Women and men are evenly represented in the nominations for this year's Finlandia prize, the nation’s top literary honour. This year’s six novels are all in Finnish – though there is typically at least one book in Swedish. Until 1993, poetry or short-story collections were also eligible.
Psychologist, teachers and veteran writers
None of the writers are well-known outside of Finland, nor have apparently published any works in English so far. The most international figure is Jussi Valtonen, who earned an MA in screenwriting in England as well as studying neuropsychology in the US. The 40-year-old psychologist has written a book on depression as well as three novels and a short-story collection – all while playing in two rock bands.
The best-known authors at home are Sirpa Kähkönen, who began writing for young adults but made her name with her Kuopio series of historical novels, and veteran Olli Jalonen. At 60, he is the most experienced writer of the bunch, having debuted in 1978. He won the Finlandia prize in 1990 for his novel Isäksi ja tyttäreksi (Becoming Father and Daughter), and was also shortlisted in 2008.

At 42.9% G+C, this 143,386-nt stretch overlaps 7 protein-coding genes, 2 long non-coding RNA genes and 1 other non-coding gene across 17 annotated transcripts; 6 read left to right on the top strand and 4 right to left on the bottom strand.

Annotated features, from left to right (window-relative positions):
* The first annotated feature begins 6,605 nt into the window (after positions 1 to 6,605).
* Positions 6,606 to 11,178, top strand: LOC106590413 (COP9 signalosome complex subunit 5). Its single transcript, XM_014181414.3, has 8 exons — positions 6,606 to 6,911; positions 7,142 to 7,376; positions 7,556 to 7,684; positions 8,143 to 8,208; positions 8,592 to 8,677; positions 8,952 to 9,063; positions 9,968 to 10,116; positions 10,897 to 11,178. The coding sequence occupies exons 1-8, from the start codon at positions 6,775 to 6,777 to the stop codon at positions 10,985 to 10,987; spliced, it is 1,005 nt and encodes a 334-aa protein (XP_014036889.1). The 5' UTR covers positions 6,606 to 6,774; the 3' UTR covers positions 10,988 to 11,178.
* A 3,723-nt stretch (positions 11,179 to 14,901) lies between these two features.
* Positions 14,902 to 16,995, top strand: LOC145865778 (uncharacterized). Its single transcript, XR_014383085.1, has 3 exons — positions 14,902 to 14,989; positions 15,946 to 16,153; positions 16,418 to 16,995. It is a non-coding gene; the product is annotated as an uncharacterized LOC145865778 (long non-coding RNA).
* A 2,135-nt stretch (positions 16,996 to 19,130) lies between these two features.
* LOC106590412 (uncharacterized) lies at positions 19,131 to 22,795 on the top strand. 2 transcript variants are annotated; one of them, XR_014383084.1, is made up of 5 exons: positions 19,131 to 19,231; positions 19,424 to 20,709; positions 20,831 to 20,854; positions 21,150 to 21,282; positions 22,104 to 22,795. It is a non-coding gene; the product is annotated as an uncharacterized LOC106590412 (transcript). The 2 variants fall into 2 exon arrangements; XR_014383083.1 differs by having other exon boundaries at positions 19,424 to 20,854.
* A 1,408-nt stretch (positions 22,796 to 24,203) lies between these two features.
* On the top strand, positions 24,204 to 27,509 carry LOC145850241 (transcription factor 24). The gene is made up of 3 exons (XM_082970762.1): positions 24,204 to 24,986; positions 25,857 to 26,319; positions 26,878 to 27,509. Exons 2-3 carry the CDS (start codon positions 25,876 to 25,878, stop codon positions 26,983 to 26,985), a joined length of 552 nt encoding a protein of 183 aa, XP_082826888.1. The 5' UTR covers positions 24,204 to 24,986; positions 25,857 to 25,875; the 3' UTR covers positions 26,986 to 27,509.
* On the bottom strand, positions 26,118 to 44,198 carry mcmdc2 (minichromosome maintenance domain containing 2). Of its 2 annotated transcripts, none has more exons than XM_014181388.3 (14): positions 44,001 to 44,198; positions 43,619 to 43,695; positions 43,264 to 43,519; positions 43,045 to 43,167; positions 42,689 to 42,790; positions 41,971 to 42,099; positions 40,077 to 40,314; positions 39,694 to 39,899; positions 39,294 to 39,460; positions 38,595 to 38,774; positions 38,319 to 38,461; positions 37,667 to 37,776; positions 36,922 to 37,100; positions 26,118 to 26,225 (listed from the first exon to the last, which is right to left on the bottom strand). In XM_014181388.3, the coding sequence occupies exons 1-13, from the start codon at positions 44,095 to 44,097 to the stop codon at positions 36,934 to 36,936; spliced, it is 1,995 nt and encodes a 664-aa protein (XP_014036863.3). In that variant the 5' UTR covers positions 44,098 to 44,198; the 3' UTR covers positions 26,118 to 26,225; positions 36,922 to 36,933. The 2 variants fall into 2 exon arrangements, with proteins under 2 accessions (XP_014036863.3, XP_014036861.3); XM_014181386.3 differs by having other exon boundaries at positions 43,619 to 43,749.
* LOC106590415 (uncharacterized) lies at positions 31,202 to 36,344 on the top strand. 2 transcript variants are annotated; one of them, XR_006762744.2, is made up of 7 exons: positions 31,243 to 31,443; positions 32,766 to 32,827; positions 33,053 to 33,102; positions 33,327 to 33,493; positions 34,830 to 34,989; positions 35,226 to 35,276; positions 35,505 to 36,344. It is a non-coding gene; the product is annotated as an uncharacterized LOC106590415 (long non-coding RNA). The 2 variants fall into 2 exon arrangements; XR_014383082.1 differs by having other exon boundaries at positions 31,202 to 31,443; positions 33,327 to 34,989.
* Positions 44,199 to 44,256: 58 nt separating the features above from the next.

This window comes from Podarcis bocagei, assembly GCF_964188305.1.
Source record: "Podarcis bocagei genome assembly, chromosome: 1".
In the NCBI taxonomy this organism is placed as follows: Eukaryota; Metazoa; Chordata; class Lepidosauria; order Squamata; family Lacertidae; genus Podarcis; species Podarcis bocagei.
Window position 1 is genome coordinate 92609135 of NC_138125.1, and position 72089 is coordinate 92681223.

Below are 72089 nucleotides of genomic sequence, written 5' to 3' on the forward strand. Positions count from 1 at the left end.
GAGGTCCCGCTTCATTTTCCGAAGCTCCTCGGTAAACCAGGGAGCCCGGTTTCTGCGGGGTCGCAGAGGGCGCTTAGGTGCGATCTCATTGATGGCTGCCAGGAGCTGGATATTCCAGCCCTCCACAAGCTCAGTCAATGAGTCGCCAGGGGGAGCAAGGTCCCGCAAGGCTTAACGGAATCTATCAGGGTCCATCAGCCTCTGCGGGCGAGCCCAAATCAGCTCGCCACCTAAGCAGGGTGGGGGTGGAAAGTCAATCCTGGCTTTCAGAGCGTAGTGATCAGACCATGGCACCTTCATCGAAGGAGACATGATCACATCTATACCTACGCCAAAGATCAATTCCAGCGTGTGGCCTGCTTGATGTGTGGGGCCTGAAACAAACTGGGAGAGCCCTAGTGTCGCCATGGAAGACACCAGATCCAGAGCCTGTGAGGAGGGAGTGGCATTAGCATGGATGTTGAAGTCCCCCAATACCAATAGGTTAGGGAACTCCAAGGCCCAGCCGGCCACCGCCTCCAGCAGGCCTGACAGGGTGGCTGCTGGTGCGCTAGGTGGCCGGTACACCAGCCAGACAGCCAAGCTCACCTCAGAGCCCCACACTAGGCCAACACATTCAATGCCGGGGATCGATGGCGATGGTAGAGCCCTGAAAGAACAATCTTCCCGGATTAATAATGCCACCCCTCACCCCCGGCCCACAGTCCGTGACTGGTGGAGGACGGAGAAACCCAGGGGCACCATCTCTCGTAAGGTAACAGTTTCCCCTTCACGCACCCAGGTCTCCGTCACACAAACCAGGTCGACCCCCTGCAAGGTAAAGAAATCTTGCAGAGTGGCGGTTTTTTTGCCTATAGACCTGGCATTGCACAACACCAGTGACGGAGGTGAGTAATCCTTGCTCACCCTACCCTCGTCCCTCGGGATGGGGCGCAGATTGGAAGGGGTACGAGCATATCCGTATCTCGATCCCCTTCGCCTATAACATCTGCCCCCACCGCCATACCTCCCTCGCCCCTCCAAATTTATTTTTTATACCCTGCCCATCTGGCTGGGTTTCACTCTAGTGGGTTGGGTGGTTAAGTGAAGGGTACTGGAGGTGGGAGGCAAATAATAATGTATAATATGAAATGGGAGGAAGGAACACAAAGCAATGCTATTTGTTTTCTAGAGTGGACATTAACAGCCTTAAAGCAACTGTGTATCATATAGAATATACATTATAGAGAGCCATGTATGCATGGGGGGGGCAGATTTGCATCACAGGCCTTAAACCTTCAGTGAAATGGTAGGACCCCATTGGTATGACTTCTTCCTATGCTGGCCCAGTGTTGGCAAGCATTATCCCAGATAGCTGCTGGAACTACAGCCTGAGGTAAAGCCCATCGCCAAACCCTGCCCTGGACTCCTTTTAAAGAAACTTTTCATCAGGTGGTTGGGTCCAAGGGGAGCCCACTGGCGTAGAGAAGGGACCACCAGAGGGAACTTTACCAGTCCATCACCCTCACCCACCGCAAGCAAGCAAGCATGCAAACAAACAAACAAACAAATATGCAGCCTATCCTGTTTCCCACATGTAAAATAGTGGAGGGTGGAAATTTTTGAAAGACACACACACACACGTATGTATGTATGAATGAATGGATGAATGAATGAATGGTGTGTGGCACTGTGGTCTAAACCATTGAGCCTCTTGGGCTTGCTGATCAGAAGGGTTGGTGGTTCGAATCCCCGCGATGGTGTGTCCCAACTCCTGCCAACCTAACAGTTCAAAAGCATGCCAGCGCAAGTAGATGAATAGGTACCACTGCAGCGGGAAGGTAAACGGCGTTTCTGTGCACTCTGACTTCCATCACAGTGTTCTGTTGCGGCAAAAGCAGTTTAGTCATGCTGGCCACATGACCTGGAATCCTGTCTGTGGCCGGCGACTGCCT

The youngest candidate at 34, Anni Kytömäki, is a first-time novelist. So is Tommi Kinnunen, a teacher and playwright from Turku. Rounding out the shortlist is another teacher, Heidi Jaatinen. Her third novel tackles the subject of children being taken into custody – following the similarly serious topics of her previous books: paedophilia and the oversexualization of society.
Top businesswoman picks winner
The half-dozen titles were selected from 114 books by a three-member jury.
Selecting the winner from the shortlist will be Anne Brunila, an economist and business executive whose CV includes senior posts at the European Commission, the Bank of Finland, Fortum, Sanoma, and many other firms. This year she was named as Finland’s most influential woman by the business magazine Talouselämä.
Brunila will name her choice on November 27, just as the holiday sales season kicks into high gear.